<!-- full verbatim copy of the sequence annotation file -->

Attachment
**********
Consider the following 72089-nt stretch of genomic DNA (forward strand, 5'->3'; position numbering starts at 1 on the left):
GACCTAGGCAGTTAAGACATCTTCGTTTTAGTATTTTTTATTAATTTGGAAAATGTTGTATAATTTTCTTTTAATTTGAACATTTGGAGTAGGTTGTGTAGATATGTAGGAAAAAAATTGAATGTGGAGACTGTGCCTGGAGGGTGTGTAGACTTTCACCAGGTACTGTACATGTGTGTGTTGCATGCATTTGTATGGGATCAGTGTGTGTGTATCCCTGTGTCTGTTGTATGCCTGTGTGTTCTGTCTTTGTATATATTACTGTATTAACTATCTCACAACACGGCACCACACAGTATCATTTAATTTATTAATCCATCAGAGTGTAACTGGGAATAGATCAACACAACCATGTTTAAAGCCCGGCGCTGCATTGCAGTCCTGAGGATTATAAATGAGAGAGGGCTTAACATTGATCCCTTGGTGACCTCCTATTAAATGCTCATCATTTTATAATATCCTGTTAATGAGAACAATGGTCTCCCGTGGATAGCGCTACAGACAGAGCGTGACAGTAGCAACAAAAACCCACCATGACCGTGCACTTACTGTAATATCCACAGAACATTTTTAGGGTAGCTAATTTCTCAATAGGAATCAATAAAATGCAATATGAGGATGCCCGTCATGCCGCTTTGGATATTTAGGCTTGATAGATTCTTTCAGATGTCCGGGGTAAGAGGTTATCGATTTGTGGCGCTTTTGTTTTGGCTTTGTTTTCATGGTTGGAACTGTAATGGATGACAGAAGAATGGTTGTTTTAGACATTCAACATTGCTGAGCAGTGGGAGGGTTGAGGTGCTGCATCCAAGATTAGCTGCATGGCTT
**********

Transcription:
Consider the following 72089-nt stretch of genomic DNA (forward strand, 5'->3'; position numbering starts at 1 on the left):
GACCTAGGCAGTTAAGACATCTTCGTTTTAGTATTTTTTATTAATTTGGAAAATGTTGTATAATTTTCTTTTAATTTGAACATTTGGAGTAGGTTGTGTAGATATGTAGGAAAAAAATTGAATGTGGAGACTGTGCCTGGAGGGTGTGTAGACTTTCACCAGGTACTGTACATGTGTGTGTTGCATGCATTTGTATGGGATCAGTGTGTGTGTATCCCTGTGTCTGTTGTATGCCTGTGTGTTCTGTCTTTGTATATATTACTGTATTAACTATCTCACAACACGGCACCACACAGTATCATTTAATTTATTAATCCATCAGAGTGTAACTGGGAATAGATCAACACAACCATGTTTAAAGCCCGGCGCTGCATTGCAGTCCTGAGGATTATAAATGAGAGAGGGCTTAACATTGATCCCTTGGTGACCTCCTATTAAATGCTCATCATTTTATAATATCCTGTTAATGAGAACAATGGTCTCCCGTGGATAGCGCTACAGACAGAGCGTGACAGTAGCAACAAAAACCCACCATGACCGTGCACTTACTGTAATATCCACAGAACATTTTTAGGGTAGCTAATTTCTCAATAGGAATCAATAAAATGCAATATGAGGATGCCCGTCATGCCGCTTTGGATATTTAGGCTTGATAGATTCTTTCAGATGTCCGGGGTAAGAGGTTATCGATTTGTGGCGCTTTTGTTTTGGCTTTGTTTTCATGGTTGGAACTGTAATGGATGACAGAAGAATGGTTGTTTTAGACATTCAACATTGCTGAGCAGTGGGAGGGTTGAGGTGCTGCATCCAAGATTAGCTGCATGGCTT